A few months ago, I hosted a writer who wished to remain anonymous. And they’re baaaack!
It feels fitting to publish this guest post on the heels of the inauguration ceremony, as the author expresses many of the feelings I’m experiencing, and I’m sure others are, too. We’ve entered a frightening time that conjures up memories of a different era. Fears and concerns that would have seemed absurd a year ago weigh on us. We’re not in Kansas anymore. Perhaps to reclaim our sense of safety, we must build an emotional shelter.
I don’t really have a great track record with storm cellars (that’s what we call them where I’m from, like we’re all Dorothy trying to get out of the storm). My earliest memory of them: Mommy let go of my hand. Mommy look at the stars! Pointing. Staring. Loss of balance. What I can only describe as a large thump. Nothing. Lights, whirring, panic, my mother, my grandfather, concern. Waking up in a hospital bed.
That was my grandfather’s storm cellar. The next one was different, but I was terrified of it at first. It came to my attention during the second or third serious tornado warning of my life, when I was ten or eleven.
It sat at the edge of our property line and belonged to the nice old lady who lived in the house next door. She had what looked like was once a beautiful yard, with an enormous gazebo where she had housed dozens upon dozens of birds.
The shelter was big, almost the size of my grandparent’s living room. It was spartan; not a thing in it, except what we carried down with us. Everyone brought pool chairs and loungers and whatever they used as seating for their porches, and we sat and waited. My dad stayed up, listening to the radio in his work truck to get a sense of how close the danger was. He’d come down intermittently with news and then go back up to keep watch. We all talked and waited, and talked some more, until eventually the warning got called off and we trundled out of the cellar and went on with our lives.
Something about storm cellars changed for me after that. I no longer viewed them with fear.
I don’t remember if the old lady was still living in the house or not when I started treating her storm cellar as my playhouse. No, more like a clubhouse, my secret hideout spot. My mom told me not to go down there. That it wasn’t safe and it wasn’t ours. But I didn’t listen. On hot summer days, it was tundra-like refuge where I let all my worries melt away. I tried putting up posters, but there was no tape built in this world that would hold paper to cinder block. One of them was some variation of the “Hang in There” kitten poster we all had but would never cop to owning. I thought it fitting for the storm cellar. It’s probably still down there, rotting away.
I’m not sure when dad let slip that the cellars were probably built less as storm shelters and more as fallout shelters. I filed that away as fact, until it crept over me as a revelation: These things were made to preserve the life that many people, even in a small town like mine, thought they could lose at any moment.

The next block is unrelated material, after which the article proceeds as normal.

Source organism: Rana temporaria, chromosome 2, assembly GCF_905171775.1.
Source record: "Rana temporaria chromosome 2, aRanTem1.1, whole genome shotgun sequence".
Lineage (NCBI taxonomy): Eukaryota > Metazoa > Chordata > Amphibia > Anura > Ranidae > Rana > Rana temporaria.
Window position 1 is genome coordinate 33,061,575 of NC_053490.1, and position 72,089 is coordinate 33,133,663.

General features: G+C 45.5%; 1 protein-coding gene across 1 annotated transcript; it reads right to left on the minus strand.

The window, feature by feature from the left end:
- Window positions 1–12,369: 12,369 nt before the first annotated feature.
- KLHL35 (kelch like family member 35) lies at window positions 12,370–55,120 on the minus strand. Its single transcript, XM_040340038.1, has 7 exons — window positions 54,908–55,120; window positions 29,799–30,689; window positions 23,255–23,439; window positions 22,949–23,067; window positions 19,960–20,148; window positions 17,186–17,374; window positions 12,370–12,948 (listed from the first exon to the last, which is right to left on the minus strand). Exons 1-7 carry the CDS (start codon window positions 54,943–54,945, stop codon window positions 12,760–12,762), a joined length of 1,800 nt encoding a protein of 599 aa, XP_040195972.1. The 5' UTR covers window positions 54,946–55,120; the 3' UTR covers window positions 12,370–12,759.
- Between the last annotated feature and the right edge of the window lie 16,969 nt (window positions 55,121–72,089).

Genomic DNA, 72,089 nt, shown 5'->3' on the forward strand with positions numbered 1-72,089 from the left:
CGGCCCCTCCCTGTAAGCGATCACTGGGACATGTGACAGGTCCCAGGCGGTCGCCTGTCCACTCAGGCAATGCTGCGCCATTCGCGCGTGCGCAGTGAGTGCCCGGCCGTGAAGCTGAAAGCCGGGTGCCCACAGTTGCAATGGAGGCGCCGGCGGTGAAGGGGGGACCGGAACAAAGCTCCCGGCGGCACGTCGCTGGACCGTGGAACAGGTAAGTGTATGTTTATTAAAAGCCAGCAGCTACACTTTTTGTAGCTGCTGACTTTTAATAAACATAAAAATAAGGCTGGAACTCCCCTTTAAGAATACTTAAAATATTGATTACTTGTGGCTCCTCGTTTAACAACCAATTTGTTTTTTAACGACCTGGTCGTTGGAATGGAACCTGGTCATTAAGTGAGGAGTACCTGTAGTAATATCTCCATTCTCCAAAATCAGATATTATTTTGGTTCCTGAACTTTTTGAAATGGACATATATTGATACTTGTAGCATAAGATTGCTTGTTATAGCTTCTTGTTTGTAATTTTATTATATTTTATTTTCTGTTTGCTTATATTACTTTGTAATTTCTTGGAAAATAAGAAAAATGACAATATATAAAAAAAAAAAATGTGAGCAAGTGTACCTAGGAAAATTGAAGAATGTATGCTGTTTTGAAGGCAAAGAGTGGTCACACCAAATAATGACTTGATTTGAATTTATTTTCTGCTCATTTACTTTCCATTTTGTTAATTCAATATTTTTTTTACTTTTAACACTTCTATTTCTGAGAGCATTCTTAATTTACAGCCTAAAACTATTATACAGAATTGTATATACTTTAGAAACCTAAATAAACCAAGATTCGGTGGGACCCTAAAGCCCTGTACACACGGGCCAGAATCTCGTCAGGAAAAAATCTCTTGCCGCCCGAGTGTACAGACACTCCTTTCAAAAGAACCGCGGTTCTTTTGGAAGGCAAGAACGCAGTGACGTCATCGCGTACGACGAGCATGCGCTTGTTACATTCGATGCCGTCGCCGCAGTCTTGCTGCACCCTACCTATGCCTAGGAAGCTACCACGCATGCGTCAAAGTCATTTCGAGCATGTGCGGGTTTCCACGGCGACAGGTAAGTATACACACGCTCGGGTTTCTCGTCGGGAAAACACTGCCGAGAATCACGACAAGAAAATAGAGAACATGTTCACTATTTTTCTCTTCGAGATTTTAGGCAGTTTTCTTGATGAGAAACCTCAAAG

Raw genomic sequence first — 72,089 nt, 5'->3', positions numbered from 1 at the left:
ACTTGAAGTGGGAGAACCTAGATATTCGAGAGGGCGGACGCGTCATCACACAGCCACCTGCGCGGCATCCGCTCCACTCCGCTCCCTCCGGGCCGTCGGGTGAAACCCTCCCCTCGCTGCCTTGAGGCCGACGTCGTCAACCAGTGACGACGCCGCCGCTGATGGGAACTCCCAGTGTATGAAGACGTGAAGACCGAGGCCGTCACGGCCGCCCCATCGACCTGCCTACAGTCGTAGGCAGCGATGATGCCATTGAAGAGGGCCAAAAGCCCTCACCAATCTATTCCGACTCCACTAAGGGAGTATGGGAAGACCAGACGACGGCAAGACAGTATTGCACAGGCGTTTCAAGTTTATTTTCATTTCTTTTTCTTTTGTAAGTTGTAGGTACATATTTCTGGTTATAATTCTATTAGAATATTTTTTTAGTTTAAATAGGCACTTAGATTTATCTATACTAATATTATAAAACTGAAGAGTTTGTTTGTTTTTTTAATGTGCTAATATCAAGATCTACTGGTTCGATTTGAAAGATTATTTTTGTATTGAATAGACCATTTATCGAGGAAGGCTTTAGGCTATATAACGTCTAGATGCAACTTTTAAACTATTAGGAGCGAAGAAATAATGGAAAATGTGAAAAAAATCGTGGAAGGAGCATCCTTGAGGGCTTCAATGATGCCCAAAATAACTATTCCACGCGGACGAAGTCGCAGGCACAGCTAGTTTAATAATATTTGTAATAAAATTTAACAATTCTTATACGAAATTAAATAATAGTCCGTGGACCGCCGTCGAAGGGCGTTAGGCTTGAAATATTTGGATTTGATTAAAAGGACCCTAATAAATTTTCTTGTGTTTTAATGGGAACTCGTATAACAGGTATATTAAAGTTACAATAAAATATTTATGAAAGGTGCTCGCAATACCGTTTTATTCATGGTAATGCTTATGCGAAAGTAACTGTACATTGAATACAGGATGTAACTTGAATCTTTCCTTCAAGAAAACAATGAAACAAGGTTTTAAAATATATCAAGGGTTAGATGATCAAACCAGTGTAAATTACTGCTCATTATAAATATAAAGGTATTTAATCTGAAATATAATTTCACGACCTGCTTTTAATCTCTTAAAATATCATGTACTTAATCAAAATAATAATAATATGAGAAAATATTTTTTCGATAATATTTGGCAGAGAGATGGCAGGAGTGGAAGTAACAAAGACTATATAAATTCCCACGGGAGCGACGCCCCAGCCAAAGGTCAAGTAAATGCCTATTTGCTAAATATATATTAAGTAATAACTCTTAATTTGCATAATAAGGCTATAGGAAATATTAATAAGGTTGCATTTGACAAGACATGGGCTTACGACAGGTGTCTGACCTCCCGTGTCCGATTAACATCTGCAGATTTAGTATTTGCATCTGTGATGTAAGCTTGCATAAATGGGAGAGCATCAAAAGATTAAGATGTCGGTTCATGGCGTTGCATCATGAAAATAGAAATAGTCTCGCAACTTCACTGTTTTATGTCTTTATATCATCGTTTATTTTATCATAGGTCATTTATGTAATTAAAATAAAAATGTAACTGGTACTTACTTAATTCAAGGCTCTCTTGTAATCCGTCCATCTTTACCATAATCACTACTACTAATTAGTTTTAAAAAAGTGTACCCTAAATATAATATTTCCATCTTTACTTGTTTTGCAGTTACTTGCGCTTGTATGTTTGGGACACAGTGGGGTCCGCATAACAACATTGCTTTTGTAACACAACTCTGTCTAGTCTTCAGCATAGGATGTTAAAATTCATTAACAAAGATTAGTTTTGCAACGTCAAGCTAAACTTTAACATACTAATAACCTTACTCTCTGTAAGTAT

I hadn’t given any thought to, much less stepped foot in, either of those cellars in over two-and-a-half, maybe three decades; I live in a two-story house, in a suburb with many more suburban houses, and there’s nary a storm cellar in sight. I hadn’t given much thought to the need for shelter in case the one over our heads ceased to be. I hadn’t thought about those nights in the shelter, huddled with friends and neighbors and whoever else dad could pull in to safety, when no matter what happened, we’d at least have each other.
The safety of the shelter came calling to me last night, though. Or maybe I went searching for it. It felt like an anchor in a sea of despair, a place to go when the worst came plummeting around us. The idea of having a hole to bury myself in and escape with my friends and loved ones appealed to me in ways it hadn’t since my childhood.
The imaginary monsters I was escaping back then pale in comparison to the monsters I am seeing now. I feel like escaping. I feel like sheltering in place. The storm cellar was a place I could do both. I don’t have that now.
Where do I go? Where can I hide? Can I provide an escape for my daughter? Do I want to? Shouldn’t I be teaching her something different? How to stay and fight?
What can I do in a world that is all chaos and vitriol when I am just now learning to use my own voice and fight?
Does someone have a storm cellar I can borrow? And will we call it something different, if and when that time comes?
Photos courtesy of Unsplash (Tornado by Tulen Travel; Lightning by Jeremy Thomas; Destruction by Jordy Meow)
Please feel welcome to use the comments space below to share a coping strategy, or just to vent, rage, laugh or cry.